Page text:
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Celebrating the Life

 

Introduction

Designed in 1911 by the New York architect Cass Gilbert, Battle Hall is the only academic building on campus listed on the National Register of Historic Places. As University Architect (1909-1922), Gilbert was given carte blanche over the design for what was to be the University of Texas first library building. His design credentials included designs for the U.S. Supreme Court Building, the Minnesota State Capitol, and the Woolworth Building in Manhattan. On Battle Hall, Gilbert excluded all ornamentation indigenous or identifiable to Texas and instead adopted a Spanish-Mediterranean revival style, in place of Collegiate Gothic, as that which best suited the image of the fledgling university as well as the Texas climate. This style became the model for future buildings on campus, including Sutton Hall (1918), Gilbert's only other structure at The University.

Gilbert's building served as The University Library until the Main Building's completion in 1937, at which time it was also used for fine arts classes and administrative office space. In 1950, the building became known as the Eugene C. Barker Texas History Center to recognize the fact that it housed the University's collection of Texana. In 1973 the Texas Collection was relocated and the building named for Dr. William James Battle(1870-1955), the sixth president of The University of Texas. From 1973 to 1980, Battle Hall contained administrative offices for the College of Fine Arts and the library was comprised of the collections for Music, Library Science, Education & Psychology, and Architecture. Today, Battle Hall is the fitting home of the Architecture and Planning Library, the Alexander Architectural Archive, and the Center for American Architecture and Design.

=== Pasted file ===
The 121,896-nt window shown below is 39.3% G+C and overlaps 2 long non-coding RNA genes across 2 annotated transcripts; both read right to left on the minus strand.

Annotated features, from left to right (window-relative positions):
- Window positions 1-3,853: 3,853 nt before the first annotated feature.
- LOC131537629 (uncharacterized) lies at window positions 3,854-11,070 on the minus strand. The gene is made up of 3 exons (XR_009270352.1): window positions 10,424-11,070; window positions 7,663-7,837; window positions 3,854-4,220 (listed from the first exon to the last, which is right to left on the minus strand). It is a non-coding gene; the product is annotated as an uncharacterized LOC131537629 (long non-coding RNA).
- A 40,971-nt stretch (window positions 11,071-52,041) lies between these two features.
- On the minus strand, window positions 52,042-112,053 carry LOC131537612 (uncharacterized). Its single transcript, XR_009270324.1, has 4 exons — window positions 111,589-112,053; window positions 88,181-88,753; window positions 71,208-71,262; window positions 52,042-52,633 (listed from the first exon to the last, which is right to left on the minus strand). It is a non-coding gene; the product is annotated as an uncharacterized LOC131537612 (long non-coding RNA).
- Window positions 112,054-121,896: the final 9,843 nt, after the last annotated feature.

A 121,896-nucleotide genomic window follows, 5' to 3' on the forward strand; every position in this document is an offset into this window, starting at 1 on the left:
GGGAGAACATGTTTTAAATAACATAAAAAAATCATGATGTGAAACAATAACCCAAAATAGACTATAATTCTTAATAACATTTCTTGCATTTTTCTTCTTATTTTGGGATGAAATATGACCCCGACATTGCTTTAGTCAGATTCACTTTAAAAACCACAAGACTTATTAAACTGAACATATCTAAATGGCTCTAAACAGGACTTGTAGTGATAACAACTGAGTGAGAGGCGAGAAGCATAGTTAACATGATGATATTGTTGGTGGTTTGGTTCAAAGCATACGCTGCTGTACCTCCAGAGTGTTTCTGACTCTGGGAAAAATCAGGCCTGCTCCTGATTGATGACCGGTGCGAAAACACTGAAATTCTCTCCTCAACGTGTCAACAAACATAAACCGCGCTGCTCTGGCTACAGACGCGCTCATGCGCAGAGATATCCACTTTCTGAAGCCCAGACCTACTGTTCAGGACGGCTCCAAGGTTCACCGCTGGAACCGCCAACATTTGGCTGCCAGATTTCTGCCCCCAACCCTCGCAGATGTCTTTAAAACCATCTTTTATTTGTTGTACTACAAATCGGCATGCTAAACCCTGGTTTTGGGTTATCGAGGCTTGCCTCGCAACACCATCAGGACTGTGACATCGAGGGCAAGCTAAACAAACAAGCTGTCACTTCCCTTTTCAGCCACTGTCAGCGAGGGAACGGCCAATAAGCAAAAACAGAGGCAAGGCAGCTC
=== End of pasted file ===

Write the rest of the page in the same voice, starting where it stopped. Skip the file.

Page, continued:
For more information on Cass Gilbert see the bibliography offered by the Cass Gilbert Society: Publications about Cass Gilbert

Architect: Cass Gilbert (1859-1934)

  • 1878: entered the Massachusetts Institute of Technology to study architecture under William Robert Ware and completed one year of the two-year program
  • 1979: Toured England, France and Italy where he sketched architectural features of major buildings that later influenced his work
  • 1880: started working for McKim, Mead and White in New York
  • 1882: moved back to St. Paul as representative for McKim, Mead and White
  • 1883: first residential work in St. Paul (his mother's house)
  • 1884-91: partnership with James Knox Taylor
  • Major works include:
    • 1895-1903: Minnesota State Capitol, St. Paul
    • 1899–1906: Custom House, New York City
    • 1910-13: Woolworth Building, New York City
    • 1928–35: Supreme Court Building, Washington D.C.
  • Campus plans:
    • 1908: University of Minnesota, St Paul
    • 1909–14: The University of Texas at Austin
    • 1912: Oberlin College, OH

Source: Gail Fenske, " Gilbert, Cass." In Grove Art Online. Oxford Art Online,http://www.oxfordartonline.com/subscriber/article/grove/art/T032188 .

National recognition:

Historical relevance:

  • First commissioned library building for the University of Texas at Austin
  • Set the tone stylistically for the University of Texas at Austin campus
  • Designed by a world renowned architect

Character defining features and spaces:

  • East and north elevations, massing, arched windows, reading room, grand staircase, barrel vaulted halls
  • Exterior materials and details - red tile roof, polychromatic terra cotta, ironwork, zodiac medallions, lighting standards, balconies, deep eaves, polychromatic soffits
  • Interior materials and details - marble, ironwork, wood work, tile flooring, stair railing, wood carvings, use of arches and barrel vaulting, lighting, marble wainscot